(2) Compulsory attendance for public schools limits job experience, making students poorer. Every state requires students to attend school until age 16, with many up to age 18. This means students are forced to sit in a classroom for seven hours per day, even if they are receiving a lousy education (as is common in inner city schools). In addition, many students just do not do well in a full-day classroom environment. Either they have trouble sitting there all day (many boys), or they are just are not gifted academically. It is not politically correct to say this—but this is a fact. Some students are just not gifted academically. However, this does mean they are useless to society. Instead of avoiding reality, we should encourage weak students to seek careers in skilled trades.

Unfortunately, our government makes weak students sit in a classroom during peak work hours of the day, which causes students to lose out on valuable experience and skills they could be gaining through apprenticeships and internships. These things are difficult to get when you are stuck in school until 3 P.M. So most students graduate high school at 18 with little money saved up and few work skills. In other words, their “education” was not only useless but a hindrance. Not only should we abolish compulsory attendance laws (as attendance should be compelled by parents, not the state), but we should also rethink the idea that everyone needs to go to school past 14 or 15. Many kids would be far better off in life by having the responsibility of a job at this age. They may just develop skills that can get them a decent job by age 18 or 20. 

(3) Public schools destroy families, making people poor. This point requires some fleshing out. That the government taxes us for public schools is obvious. But it is a bold claim to say the schools are destroying families. However, I think this point can be demonstrated convincingly. First, schools separate parents from children. Compulsory state schools take kids away from their parents for seven hours per day. But what these kids really need is time with their parents. Our children today are suffering all sorts of social and psychological problems, and people wonder why. Many suggest schools therefore need more counselors and therapists, while doctors just keep prescribing them more drugs. But one of the primary causes for these problems is that kids do not spend enough time with their parents, who are in the best position to love and understand them.

Second, America’s public schools teach sexual behavior that leads to poverty. The Christian virtue of chastity until marriage has been expunged from the schools. Instead, public schools teach the Darwinian view that we are complex animals, and they equate sex education with birth control. Are we then surprised that single motherhood is rampant among in America, especially those in lower-income areas where parents are less present?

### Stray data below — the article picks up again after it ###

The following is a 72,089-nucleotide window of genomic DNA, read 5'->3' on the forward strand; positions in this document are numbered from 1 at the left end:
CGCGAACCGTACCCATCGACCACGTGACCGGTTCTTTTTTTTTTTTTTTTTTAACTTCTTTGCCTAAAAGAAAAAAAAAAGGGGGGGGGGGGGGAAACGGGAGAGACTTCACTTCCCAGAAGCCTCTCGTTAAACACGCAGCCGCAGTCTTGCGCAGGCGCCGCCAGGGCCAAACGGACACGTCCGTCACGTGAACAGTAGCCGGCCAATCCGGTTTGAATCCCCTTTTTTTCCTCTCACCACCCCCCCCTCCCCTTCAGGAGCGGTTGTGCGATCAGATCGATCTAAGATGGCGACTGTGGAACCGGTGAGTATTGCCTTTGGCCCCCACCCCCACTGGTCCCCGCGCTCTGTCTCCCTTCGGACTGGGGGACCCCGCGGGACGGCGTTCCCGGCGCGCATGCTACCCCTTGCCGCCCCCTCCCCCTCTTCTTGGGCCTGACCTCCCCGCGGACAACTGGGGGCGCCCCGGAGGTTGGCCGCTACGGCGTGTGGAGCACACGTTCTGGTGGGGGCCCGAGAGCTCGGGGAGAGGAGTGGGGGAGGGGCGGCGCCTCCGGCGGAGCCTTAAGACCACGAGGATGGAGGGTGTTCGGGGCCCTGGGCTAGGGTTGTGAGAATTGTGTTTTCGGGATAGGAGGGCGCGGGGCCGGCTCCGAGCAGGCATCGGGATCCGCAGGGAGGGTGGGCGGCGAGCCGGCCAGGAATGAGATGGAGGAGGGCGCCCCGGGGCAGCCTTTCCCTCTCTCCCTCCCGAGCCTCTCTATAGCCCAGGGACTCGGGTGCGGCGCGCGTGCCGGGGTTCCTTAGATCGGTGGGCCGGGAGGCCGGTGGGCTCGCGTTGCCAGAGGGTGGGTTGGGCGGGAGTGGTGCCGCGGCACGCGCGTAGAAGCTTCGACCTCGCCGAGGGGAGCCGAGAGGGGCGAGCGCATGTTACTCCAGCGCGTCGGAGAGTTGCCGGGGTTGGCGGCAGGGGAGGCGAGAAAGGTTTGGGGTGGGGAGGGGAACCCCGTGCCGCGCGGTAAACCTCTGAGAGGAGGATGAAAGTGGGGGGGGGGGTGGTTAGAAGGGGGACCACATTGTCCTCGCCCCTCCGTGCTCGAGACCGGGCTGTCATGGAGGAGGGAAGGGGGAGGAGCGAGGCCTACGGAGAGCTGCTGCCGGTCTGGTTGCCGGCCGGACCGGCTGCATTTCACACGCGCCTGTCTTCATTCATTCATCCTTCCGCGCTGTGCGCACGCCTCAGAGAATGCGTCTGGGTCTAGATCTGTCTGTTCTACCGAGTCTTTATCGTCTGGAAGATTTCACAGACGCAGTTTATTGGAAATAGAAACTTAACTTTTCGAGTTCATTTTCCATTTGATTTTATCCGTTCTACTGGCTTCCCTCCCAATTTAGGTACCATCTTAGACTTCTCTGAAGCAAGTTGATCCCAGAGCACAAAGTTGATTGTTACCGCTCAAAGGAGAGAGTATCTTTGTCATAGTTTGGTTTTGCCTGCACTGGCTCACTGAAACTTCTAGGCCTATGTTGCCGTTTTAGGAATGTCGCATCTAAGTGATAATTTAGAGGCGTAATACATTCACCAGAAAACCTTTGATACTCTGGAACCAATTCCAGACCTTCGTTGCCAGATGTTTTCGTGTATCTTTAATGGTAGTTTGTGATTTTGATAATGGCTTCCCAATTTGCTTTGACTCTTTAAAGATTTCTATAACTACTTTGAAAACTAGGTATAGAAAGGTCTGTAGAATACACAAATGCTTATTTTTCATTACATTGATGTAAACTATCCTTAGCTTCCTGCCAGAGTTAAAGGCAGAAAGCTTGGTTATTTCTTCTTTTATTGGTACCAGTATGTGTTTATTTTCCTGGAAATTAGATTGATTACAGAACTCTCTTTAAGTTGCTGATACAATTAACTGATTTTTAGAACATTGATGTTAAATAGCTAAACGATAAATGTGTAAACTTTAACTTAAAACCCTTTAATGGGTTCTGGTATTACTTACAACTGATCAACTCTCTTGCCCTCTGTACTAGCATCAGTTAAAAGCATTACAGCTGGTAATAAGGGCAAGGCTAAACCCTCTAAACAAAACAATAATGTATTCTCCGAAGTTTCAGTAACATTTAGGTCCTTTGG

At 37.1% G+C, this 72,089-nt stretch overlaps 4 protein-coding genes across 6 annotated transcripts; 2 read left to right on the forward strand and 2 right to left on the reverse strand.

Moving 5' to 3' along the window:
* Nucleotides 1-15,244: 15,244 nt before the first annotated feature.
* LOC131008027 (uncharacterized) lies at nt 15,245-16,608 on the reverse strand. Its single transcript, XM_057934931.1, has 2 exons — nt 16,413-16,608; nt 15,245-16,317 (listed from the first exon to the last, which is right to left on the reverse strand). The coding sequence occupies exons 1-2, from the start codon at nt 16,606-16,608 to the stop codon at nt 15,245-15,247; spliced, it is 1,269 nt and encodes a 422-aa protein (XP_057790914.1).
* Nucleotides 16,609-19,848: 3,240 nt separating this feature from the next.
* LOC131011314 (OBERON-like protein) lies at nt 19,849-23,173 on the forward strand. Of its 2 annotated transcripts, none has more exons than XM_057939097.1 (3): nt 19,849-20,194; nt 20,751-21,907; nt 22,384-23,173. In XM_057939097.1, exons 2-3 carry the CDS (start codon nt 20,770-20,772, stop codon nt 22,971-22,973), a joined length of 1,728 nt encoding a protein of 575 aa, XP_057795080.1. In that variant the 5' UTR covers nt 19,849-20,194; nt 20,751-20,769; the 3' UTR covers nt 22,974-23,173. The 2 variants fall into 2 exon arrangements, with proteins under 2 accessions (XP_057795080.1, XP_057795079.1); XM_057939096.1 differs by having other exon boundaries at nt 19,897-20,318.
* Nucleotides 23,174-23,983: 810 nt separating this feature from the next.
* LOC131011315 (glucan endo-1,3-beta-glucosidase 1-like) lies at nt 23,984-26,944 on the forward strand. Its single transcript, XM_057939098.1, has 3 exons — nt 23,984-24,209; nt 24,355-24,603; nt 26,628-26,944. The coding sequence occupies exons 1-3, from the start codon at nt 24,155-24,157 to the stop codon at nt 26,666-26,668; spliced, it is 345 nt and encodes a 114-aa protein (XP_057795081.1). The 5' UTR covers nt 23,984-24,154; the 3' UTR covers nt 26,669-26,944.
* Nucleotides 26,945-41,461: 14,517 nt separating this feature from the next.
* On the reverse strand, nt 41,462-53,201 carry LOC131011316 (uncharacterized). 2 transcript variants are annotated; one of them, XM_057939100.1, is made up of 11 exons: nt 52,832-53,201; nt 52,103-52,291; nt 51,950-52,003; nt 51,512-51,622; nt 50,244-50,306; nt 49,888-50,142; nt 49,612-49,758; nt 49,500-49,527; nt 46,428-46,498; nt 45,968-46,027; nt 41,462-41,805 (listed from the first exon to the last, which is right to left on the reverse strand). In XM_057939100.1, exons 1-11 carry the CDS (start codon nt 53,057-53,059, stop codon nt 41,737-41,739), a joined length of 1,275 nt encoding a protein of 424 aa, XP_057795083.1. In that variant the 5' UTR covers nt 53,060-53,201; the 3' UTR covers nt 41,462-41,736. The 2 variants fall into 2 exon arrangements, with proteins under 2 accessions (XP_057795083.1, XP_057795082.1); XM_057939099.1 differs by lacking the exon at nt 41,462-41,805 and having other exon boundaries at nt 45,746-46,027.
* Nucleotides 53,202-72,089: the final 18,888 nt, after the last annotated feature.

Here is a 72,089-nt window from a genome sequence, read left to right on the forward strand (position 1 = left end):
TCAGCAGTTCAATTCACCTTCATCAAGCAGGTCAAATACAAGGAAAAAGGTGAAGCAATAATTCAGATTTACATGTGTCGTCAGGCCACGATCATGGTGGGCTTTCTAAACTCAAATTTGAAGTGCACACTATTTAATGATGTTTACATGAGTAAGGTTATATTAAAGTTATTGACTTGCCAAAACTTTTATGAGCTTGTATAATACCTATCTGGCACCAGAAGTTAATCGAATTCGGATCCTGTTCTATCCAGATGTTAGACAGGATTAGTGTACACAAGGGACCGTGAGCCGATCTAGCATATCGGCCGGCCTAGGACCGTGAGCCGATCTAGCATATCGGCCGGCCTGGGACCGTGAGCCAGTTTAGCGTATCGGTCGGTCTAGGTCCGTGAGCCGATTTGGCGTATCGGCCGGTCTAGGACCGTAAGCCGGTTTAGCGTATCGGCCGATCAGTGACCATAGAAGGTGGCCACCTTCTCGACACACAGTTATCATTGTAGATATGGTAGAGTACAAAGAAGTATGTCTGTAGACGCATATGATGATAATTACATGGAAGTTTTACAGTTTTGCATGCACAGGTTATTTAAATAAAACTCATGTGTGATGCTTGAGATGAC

Progressives love to talk about “income inequality” today, but they leave out the fact that single motherhood is the number one factor for poverty. So let’s ask ourselves—is encouraging extra-marital sex good for future wealth? The answer is obvious. Yet single motherhood has gone up exponentially in the last 50 years, with around 40% of America’s children now raised by single mothers. Is this entirely the fault of public schools? No. Parents are also at fault. But the school system is to blame for encouraging recreational sex and the children that result from it. Children need to be taught that sex belongs to marriage, and one of the reasons is because children belong to marriage.

Essentially, our public school system has usurped the role of parents and removed their motivation for responsibility in life. The state takes kids away from parents and encourages behavior that leads to single motherhood. Then the single mothers work full time and send their kids to state schools as a form of day care, thus spending even less time with their children. And so the cycle repeats. Our educational system wants to help by playing “daddy,” but it only ends up perpetuating the problem. The state is not designed to function as a parent. Kids need a mom and a dad. And they need to spend time with them in the home.


So yes, the public schools are making people poorer. The state taxes us to death for their money-squandering schools, they keep some kids from entering the trades at an ideal age, and they destroy families by taking kids away and encouraging single motherhood. Government school supporters leave these facts out and then tell us they need more money for the schools in order to help all the poor kids. How long will we keep falling for this ploy? Instead of asking how we can give more money to feed a failing system, maybe we need to ask—why are there so many negligent parents in these schools in the first place? The state keeps calling for more, when then answer really is less. Families and kids need less government school, less compulsion, and less taxation. Essentially, they need more freedom. The public schools are an obvious failure. It’s time we look elsewhere for a solution.